Christopher Morley writing in the Birmingham Post - March 16 2006:
On Saturday Halesowen's Cornbow Hall is the venue for the latest in Halesowen Orchestra's enterprising series of events under the awesomely hard-working Martin Leigh. Brahms' stirring First Symphony is the main work in the concert ..., and which also includes Dvorak's Gothic-horror tone-poem The Golden Spinning Wheel, with narration by the Birmingham Post's classical music correspondent.
Richard Bratby writing in Metro - July 27 2005:
Opera - Eugene Onegin
It's an ambitious first concert for the rebranded Birmingham Chamber Orchestra. But young conductor Martin Leigh … has a good track record with big projects, and the young cast look right for the job. When the ingredients of an opera production are this carefully prepared, who needs scenery?
Christopher Morley writing in the Birmingham Post - November 30 2004:
Ambitious, possibly foolhardy, Sunday afternoon's programme from the Birmingham University Musical Society Symphony's Orchestra turned into something of a triumph for the industrious players and their equally hardworking conductor Martin Leigh.
Leigh does certainly believe in putting himself through it. Only a few hours previously, Saturday evening had seen him directing the Knowle Sinfonia in two demanding symphonies (Sibelius 3 and Tchaikovsky 2), and now here he was proposing to take the University Orchestra through several major scores of the early 20th century.
The most revolutionary of the works on offer here was the set of Five Orchestral Pieces by Webern, where a comparative handful of notes distils a vast soundworld into a few short moments. With every event demanding crystalline clarity and pinpoint accuracy, this was undoubtedly the most searching item on the programme, and some of the performers seemed to deliver their parts with little understanding or conviction.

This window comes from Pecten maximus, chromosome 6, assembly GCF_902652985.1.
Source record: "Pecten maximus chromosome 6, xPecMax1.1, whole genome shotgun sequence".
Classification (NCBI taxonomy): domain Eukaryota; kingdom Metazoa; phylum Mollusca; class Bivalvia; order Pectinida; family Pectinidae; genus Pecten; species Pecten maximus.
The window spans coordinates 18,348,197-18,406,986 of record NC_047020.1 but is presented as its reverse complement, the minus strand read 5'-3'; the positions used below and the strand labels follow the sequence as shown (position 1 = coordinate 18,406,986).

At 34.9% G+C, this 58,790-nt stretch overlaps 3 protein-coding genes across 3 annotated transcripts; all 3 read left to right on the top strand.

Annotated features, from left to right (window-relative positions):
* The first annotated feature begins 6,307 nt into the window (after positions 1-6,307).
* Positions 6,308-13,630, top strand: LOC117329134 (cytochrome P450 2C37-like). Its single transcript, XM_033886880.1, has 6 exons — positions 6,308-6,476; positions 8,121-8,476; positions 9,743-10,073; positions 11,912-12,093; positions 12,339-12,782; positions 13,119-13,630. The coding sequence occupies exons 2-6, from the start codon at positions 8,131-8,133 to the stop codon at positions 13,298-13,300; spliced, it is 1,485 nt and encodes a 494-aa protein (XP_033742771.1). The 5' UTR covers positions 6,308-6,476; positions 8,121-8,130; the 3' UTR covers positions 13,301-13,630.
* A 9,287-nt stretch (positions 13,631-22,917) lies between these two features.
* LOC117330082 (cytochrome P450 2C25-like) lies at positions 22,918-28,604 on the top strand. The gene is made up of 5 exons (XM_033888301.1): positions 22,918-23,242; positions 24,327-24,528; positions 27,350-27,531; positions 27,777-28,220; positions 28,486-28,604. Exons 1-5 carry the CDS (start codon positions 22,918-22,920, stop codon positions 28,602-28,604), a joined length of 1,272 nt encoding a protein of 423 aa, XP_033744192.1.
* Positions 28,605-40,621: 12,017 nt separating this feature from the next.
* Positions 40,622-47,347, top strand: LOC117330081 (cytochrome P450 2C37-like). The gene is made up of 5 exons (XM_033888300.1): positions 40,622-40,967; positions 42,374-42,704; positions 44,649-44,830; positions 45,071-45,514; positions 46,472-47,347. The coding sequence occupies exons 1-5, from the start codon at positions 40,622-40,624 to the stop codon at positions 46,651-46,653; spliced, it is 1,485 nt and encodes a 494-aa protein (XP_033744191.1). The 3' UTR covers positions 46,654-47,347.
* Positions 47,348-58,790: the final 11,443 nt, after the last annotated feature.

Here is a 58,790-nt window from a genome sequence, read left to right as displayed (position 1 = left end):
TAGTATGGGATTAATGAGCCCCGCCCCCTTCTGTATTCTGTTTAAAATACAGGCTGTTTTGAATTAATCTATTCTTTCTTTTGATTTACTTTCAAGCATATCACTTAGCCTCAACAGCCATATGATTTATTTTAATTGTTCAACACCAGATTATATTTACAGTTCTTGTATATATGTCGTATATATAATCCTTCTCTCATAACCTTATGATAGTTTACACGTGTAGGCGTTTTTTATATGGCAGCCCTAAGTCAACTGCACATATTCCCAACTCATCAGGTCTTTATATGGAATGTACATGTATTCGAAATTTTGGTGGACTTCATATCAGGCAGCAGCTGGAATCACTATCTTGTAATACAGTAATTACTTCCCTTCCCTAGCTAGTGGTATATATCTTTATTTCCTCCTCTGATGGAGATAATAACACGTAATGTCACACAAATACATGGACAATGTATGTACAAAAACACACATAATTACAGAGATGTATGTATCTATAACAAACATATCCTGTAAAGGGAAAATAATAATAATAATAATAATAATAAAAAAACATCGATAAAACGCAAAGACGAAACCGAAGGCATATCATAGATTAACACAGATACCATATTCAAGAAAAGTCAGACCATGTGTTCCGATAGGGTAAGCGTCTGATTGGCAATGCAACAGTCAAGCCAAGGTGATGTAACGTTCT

An equally small orchestra accompanies Ravel's Trois poemes de Stephane Mallarme, lovely wistful settings involving a substantial part for piano despatched here by the attentive Jeanette Wong. Mezzo-soprano [sic] Elisabeth Toye floated some beautiful tones.
The piece opens with a small-scale version of Daybreak from Ravel's Daphnis and Chloe, whose Suite no.2 found a huge BUSO meticulously prepared, brave in attack, but ultimately lacking in the music's paramount quality: emotion.
Finally, Stravinsky's landmark Rite of Spring found Leigh and his orchestra capable and willing, despite some false entries and occasional loss of nerve. Tempi were sometimes over-deliberate, but the endeavour was exhilarating and rewarding.
Christopher Morley writing in the Birmingham Post - July 30 2004:
Martin Leigh summoned playing of commendable concentration. [in Cosi fan tutte]
Leigh's orchestra [Halesowen Chamber Orchestra] played with enthusiasm and much style, and the woodwind produced some sweet serenade-like sounds.
Maggie Cotton writing in the Birmingham Post - March 9 2004:
Conductor Martin Leigh handled the transparent score [Ravel Piano Concerto in G] with sensitivity allowing the telling solos to shine through from the orchestra, accompanying with care.
Liz Hazelton writing in the Halesowen News - February 5 2004:
A crescendo of ambition for the town's orchestra.
The new mood can be traced back to the appearance of frighteningly-talented conductor Martin Leigh in 1999...
Christopher Morley writing in the Birmingham Post - November 24 2003:
Halesowen Orchestra, Cornbow Hall
These 60-odd musicians perform with immense talent, dedication, enthusiasm, and marked professionalism...
...highly-musical and personable conductor, Martin Leigh...
...overwhelming evidence of thorough and purposeful preparation. Dvorak's In Nature's Realm was an attractive opener, its dance-like second subject enchantingly given, and a persuasive example of how much these players enjoy their music-making.
Christopher Morley writing in the Birmingham Post - November 21 2003:
Amateur players set new standard
Founded in 1986, the Halesowen Orchestra tackles probably its major work to date on Saturday when it performs Tchaikovsky's Pathetique Symphony in the town's Cornbow Hall.
Demanding both technically and emotionally, the work puts huge pressures on its performers, not least the strings (the concert also includes the same composer's Serenade for Strings), and the fact that the orchestra feels confident enough to programme the piece is a tribute not only to the standard these amateurs have reached, but also to the coaching of their conductor, Martin Leigh.
Boasting a regular membership of around 60 musicians, with ages ranging from 16 to 80, the Halesowen Orchestra also offers a thriving social scene, with outings, visits to concerts and regular meals together as part of its fabric.
But it is the music-making which is its chief mission, and conductor Martin Leigh sees the orchestra as a way for perhaps timid individuals to develop their confidence.